Rethinking Attitudes to Sick Leave in 2018

Guest Blog by Polly of Inspiring Interns

Worries about workplace stress levels, trying to avoid tribunal situations, and panicking about the latest rumoured superbug can all leave HR departments on high alert for anything to do with sick leave. But if you constantly comb the news headlines, you can find yourself as stressed as the people you’re there to help, because of the sheer volume of information on the internet, and the amount of so-called internet experts. Here are the news stories you actually need to focus on.


Staff need more information about SSP

A recent survey by Direct Line Life Insurance found that only 8% of employees had even heard of Statutory Sick Pay (SSP), and only 4% know how much they are entitled to. In fact, 43% of firms surveyed said their staff would receive SSP after two weeks’ absence due to ill health. Over one third of firms would pay bonuses on a pro-rata basis, according to how much sick leave a staff member had taken.
The lesson? Don’t assume your staff know what your policy is, and what they’re entitled to. Save headaches all round by having a clear sick pay policy that everyone can understand. This means people will raise fewer queries further down the line.


Science suggests supportive colleagues create a positive return to work

When a staff member is returning to work after being unwell, you might assume they will judge how easily they transition to the workplace on how they get on with their manager – after all, he or she will be doing a return to work interview, making adjustments as necessary – or how their physical recovery is going. But a psychological study by the University of East Anglia and the University of Stockholm has found that a worker feels most supported on their return to the office if their colleagues are supportive.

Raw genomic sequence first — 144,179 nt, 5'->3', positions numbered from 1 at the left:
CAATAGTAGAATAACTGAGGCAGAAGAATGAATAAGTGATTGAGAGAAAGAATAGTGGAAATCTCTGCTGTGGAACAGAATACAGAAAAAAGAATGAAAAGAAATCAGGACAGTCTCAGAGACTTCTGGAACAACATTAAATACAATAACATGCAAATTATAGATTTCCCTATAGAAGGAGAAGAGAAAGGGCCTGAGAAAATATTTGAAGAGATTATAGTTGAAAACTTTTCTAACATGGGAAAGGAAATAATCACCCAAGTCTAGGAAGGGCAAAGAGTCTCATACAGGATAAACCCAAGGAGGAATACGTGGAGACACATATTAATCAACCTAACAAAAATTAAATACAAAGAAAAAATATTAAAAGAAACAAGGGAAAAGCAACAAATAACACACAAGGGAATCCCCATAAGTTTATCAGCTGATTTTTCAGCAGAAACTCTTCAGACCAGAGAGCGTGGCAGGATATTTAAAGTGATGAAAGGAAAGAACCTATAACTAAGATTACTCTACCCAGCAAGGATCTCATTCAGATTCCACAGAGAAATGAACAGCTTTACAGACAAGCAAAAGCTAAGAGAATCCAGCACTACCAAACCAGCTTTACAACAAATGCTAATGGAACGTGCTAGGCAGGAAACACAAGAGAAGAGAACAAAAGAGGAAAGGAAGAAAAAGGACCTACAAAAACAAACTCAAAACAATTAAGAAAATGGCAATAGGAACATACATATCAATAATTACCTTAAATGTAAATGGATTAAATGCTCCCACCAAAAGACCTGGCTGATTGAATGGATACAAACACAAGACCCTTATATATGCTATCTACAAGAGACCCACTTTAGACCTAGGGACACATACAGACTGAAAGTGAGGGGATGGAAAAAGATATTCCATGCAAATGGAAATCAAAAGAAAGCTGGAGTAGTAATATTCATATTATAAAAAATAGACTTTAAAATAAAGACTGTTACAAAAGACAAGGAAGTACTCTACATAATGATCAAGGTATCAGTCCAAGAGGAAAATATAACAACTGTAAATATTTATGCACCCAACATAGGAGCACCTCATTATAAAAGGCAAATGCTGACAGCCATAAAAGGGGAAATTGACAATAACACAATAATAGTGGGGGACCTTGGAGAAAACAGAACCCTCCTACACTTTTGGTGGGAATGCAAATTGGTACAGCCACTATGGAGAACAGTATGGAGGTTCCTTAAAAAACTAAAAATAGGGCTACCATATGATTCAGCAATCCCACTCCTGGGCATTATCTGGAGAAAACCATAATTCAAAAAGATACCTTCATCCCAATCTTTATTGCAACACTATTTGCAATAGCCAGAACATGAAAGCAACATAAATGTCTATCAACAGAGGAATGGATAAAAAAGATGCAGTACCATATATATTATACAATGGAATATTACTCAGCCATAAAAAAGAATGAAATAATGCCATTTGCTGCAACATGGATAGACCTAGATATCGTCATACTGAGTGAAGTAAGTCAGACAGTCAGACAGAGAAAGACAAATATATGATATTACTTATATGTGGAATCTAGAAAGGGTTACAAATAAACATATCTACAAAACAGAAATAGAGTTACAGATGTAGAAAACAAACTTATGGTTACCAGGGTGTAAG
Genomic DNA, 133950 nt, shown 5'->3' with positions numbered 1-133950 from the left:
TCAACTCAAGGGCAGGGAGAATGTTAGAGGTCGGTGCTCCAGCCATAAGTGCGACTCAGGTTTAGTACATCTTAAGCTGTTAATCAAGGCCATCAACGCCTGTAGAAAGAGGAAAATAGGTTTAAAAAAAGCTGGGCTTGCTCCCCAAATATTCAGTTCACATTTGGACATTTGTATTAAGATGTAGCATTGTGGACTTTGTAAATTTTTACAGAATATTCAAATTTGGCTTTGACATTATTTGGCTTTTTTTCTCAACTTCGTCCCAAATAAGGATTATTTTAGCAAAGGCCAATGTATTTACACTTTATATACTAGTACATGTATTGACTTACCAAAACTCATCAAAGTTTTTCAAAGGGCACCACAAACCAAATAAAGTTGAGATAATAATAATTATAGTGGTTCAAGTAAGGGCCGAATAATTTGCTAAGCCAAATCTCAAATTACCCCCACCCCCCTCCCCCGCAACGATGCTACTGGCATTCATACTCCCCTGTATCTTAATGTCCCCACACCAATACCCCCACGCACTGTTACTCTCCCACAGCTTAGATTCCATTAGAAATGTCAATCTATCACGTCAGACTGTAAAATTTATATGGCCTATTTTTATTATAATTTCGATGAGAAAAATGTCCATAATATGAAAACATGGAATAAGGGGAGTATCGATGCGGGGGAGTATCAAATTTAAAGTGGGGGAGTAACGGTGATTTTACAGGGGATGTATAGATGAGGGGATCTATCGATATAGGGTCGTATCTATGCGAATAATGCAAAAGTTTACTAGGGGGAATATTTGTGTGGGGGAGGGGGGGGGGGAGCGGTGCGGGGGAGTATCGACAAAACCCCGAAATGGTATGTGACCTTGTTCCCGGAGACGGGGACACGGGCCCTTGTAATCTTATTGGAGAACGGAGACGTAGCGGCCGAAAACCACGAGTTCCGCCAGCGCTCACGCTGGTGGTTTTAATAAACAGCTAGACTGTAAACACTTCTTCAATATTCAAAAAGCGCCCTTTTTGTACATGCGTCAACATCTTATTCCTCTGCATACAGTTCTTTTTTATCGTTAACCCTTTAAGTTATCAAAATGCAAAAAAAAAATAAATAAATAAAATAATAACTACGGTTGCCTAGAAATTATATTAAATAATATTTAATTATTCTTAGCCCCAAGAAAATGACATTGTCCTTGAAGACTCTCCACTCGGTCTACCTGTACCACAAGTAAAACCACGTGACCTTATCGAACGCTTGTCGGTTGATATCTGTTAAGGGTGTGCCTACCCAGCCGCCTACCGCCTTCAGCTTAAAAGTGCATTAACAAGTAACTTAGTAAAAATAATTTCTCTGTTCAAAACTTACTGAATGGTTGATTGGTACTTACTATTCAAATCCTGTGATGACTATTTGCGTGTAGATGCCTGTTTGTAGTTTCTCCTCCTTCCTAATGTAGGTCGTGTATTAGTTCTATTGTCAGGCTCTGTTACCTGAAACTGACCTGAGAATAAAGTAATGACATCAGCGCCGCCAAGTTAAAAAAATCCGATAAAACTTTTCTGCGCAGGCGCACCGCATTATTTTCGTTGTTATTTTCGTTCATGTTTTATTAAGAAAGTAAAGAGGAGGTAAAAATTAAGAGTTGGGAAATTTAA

The study found that a lack of ‘social support’ in the workplace made returning workers feel they were being treated unfairly. If someone feels excluded from the team after illness, or their colleagues don’t make an effort to help them reintegrate, this has a very negative impact on their wellbeing. Combat this by drawing up strategies for managers and emphasising that no-one should feel left out on their return to work.


Don’t underestimate sickness data
The Financial Times reported last month on the advantages of studying sick leave data, so you can spot wider patterns in the organisation, from bad managers creating stress and unhappiness, to flu bugs doing the rounds.

Of course, this data can be used to spot dodgy dealings by employees, and issues to be taken up in performance reviews, but it can also spot the everyday health niggles that could be avoided with a little forward planning. For example, multiple reports of stomach bugs from neighbouring teams may point to a staff kitchen with hygiene problems. By analysing the data, you can make drastic changes to improve workplace culture.


Keep an eye on ‘chosen family’ policies in the USA

A new law in several US states and major cities is worth your attention, in case it becomes of interest to UK lawmakers. It allows federal workers to nominate friends or neighbours as their ‘chosen family’, in the absence of nearby blood relations, and take leave to care for them if necessary, perhaps taking them to a hospital appointment or helping them recover from an operation.

They don’t gain bonus days for doing this – it’s a case of using the sick leave they are already entitled to. Such leaves of absence wouldn’t have a negative effect on a company, but they would ensure workers felt valued by their employer and could support sick friends or neighbours through difficult times.

As you well know, the world of HR is ever-changing, but it pays to keep on top of the major news stories in the industry, so you’re prepared for developments to come.

Polly writes for Inspiring Interns, where you can source candidates for UK internships. To browse their listings for graduate jobs in London , visit their website.

Author: Editorial Team

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